Gaogaigar Vol. #05 (of 10) (

By:Chris Beveridge
Review Date: Tuesday, May 29, 2007
Release Date: Tuesday, June 05, 2007

What They Say
When the brilliant Professor Akiko Hirata develops a gravity control system, the Zonders take control of it. To stop them, Gai must be mobilized with the Goldion Hammer. But the Hammer is so powerful, just wielding it is enough to destroy GaoGaiGar!

In response, GGG creates a new AI robot with invulnerable armor, Goldymarg. Booted up with Hyuma's personality as a template, he's just as heroic as the Major and just as likely to ignore his orders and do whatever he wants. But what is Goldymarg's secret transformation that will let GaoGaiGar use the Goldion Hammer?

Meanwhile, in America, Gai's uncle Liger prepares the ultimate weapon and a new breed of AI robots!

The Review!
Gai gains a new tool that gives him the ultimate weapon as well as a new ally in the battle against the Zonders.

For our primary viewing session, we listened to this show in its original language of Japanese. The series mix is surprisingly good considering it's a stereo channel mix as there is a decent amount of forward soundstage directionality to it in the action sequences. Dialogue also gets a decent amount of placement throughout as there are some busy sequences with lots of characters running about. While it doesn't stand out with a lot of sharpness that you'd get in a 5.1 mix, it serves the material very well. In checking out both language tracks, we didn't have any problems with dropouts or distortions during regular playback.

Originally airing in 1997, the transfer for this series is presented in its original full frame aspect ratio. GaoGaiGar reminds me a lot of Gundam Wing, another Sunrise production from near this time frame, in that there is a fairly grainy feel to the show that gives it a bit more of aged feel. Being done with only a minimal amount of real computer animation mixed into it, rather seamlessly in several scenes I might add, this is the kind of show that simply will never look gorgeous but the transfer here looks to be spot on for the source materials. The grain aspect is what will have the most effect as well as the fact that most of the colors are fairly drab and lifeless; lacking the kind of vibrancy we're used to in more recent shows. This is a solid transfer of the materials and it scores well on that but I can see opinion easily swaying to saying that it looks bad. With a lack of cross coloration and aliasing as well as the generally solid feeling colors, I have little to complain about here.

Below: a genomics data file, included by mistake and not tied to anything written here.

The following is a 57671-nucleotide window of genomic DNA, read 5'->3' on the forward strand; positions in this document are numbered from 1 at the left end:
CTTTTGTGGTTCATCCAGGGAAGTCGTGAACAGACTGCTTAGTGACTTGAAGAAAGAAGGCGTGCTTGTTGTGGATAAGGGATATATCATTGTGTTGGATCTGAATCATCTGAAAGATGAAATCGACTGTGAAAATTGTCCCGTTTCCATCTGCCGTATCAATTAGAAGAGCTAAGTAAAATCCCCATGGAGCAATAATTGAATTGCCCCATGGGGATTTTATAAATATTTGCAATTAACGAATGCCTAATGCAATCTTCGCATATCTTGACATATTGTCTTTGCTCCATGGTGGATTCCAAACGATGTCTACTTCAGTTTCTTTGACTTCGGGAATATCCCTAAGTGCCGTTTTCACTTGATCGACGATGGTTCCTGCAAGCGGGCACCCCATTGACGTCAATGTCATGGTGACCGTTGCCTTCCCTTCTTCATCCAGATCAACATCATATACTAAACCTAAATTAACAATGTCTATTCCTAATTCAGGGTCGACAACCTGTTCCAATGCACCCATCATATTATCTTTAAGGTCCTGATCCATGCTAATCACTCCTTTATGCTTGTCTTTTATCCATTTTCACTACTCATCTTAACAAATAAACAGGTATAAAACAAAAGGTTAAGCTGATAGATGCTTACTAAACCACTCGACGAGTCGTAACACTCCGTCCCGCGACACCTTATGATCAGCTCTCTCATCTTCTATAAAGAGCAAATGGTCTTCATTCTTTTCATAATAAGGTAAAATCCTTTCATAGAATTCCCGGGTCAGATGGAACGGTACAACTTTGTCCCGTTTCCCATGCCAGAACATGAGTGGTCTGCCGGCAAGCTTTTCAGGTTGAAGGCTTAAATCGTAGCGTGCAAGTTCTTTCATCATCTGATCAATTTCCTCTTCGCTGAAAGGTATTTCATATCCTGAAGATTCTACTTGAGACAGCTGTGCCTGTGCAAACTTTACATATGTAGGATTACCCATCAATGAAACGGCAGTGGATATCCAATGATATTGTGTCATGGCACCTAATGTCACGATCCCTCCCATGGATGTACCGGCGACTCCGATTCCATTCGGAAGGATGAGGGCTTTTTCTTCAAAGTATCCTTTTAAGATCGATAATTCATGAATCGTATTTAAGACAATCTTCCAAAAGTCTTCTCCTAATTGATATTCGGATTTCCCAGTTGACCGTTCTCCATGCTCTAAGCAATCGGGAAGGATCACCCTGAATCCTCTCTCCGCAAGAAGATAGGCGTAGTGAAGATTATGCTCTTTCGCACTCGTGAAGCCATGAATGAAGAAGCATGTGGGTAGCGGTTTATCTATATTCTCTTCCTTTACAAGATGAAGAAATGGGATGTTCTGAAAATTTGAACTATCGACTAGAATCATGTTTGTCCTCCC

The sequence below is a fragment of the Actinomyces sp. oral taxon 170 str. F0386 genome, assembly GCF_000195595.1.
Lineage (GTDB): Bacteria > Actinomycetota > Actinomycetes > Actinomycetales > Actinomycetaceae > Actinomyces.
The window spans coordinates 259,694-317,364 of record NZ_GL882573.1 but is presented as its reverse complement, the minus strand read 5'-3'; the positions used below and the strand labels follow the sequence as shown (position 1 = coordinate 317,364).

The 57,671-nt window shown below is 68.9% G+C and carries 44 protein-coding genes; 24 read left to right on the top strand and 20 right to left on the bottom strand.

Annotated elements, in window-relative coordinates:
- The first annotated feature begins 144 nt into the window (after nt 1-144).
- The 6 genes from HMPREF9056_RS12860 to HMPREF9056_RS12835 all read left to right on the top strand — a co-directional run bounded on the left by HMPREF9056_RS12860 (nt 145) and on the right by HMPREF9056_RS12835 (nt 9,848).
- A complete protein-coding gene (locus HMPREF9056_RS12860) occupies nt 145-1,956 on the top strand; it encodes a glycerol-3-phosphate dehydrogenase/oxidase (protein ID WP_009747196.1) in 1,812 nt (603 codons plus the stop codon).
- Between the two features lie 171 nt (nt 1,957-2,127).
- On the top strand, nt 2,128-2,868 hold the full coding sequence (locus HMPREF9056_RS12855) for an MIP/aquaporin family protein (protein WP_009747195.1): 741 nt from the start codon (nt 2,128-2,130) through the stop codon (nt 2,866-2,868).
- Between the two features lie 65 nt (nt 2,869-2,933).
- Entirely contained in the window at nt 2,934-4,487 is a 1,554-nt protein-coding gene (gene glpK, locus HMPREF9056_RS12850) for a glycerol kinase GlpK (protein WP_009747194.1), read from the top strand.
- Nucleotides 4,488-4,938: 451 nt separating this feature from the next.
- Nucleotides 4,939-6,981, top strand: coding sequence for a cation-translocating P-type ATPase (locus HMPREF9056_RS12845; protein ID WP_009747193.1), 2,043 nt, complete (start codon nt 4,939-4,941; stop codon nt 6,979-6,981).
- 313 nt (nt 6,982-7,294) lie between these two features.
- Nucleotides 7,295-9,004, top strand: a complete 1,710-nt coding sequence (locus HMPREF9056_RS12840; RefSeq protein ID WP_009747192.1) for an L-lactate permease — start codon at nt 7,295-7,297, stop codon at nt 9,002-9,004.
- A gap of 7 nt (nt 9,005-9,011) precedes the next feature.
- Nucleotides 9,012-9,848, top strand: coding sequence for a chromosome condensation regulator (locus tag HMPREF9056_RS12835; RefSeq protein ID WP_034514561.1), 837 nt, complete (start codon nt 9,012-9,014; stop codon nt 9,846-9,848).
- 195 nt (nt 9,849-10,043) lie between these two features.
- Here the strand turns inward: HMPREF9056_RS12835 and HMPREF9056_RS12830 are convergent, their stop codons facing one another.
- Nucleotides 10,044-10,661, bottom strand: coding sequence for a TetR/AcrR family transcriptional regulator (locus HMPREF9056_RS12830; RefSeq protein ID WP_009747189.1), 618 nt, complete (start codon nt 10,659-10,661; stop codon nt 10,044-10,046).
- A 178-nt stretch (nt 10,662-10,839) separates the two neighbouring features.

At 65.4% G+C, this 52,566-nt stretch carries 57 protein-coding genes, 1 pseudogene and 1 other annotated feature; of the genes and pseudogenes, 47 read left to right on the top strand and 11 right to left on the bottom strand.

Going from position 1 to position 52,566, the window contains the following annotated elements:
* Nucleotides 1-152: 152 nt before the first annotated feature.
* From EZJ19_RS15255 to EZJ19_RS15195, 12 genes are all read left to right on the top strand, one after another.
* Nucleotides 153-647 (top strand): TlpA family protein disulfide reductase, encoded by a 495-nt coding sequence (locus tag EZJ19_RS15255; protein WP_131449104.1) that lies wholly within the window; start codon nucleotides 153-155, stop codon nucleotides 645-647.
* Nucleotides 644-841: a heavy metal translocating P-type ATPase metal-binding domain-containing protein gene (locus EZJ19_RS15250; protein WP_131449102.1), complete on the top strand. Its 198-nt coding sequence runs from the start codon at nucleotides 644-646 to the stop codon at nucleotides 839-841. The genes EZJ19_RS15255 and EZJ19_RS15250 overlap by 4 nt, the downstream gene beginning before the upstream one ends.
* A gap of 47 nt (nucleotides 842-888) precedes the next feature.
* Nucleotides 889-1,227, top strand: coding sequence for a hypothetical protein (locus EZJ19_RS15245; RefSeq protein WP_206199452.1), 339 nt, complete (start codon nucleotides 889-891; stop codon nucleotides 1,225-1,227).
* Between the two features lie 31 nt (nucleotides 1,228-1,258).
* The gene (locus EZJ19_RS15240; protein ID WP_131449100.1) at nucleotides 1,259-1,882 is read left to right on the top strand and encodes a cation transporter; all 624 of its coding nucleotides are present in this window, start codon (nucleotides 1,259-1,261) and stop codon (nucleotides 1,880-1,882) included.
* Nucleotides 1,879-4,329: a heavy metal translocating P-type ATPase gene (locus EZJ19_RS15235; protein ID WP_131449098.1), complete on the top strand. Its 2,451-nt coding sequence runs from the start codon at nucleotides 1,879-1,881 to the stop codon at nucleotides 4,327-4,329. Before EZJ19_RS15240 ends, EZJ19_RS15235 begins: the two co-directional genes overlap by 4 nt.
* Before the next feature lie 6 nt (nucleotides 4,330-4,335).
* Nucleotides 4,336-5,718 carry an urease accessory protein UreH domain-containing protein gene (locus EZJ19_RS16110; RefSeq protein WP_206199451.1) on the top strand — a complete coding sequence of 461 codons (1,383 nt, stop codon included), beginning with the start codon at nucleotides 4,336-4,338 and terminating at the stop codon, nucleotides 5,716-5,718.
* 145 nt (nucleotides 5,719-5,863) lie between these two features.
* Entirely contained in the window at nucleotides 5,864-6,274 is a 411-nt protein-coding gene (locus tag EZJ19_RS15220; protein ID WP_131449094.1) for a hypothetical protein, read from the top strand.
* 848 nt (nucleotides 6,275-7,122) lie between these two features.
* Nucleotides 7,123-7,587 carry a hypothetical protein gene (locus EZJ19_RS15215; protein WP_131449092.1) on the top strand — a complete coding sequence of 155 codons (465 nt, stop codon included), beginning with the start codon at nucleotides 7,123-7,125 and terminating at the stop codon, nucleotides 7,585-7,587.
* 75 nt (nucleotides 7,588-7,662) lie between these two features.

The cover artwork is admittedly a bit too bathed in oranges for my tastes but it's a good cover in that it lets the characters take precedence with some good looking designs. Some of the giant robots do show up here but in more of a background fashion. The back cover is the standard layout for the series with a few shots in hex form along the top and some robot action along the right side. The summary covers the basics of some of the episodes in this volume while below it they list the extras and episode count. The technical information is solid and very easy to read. No insert is included with this release nor is there a reversible cover.

Keeping very much in theme with one of the computer screen designs from within the show, the menu here looks kind of basic and almost cheesy but it sets the mood as it has the selections lined along one side and the cursor moving down the other as the opening music plays along. It's a very basic menu but it does work within the context of the piece in that it's not terribly flash or trying to use the cover art in a new way. Access times are nice and fast but I was disappointed that the disc didn't pick up our language presets, particularly since full English subtitles are the second English labeled track.

The extras are similar to the previous volume in that we get a design gallery. New to this volume however is a clean version of the new opening sequence.

Content: (please note that content portions of a review may contain spoilers)
Reaching the halfway point in the series and the release of the series, Gaogaigar gets its rhythm at long last as a sound based giant robot is introduced. Though the show hits more campy moments in terms of design and attitude, the series starts to ratchet up the serious aspects of the storyline as well.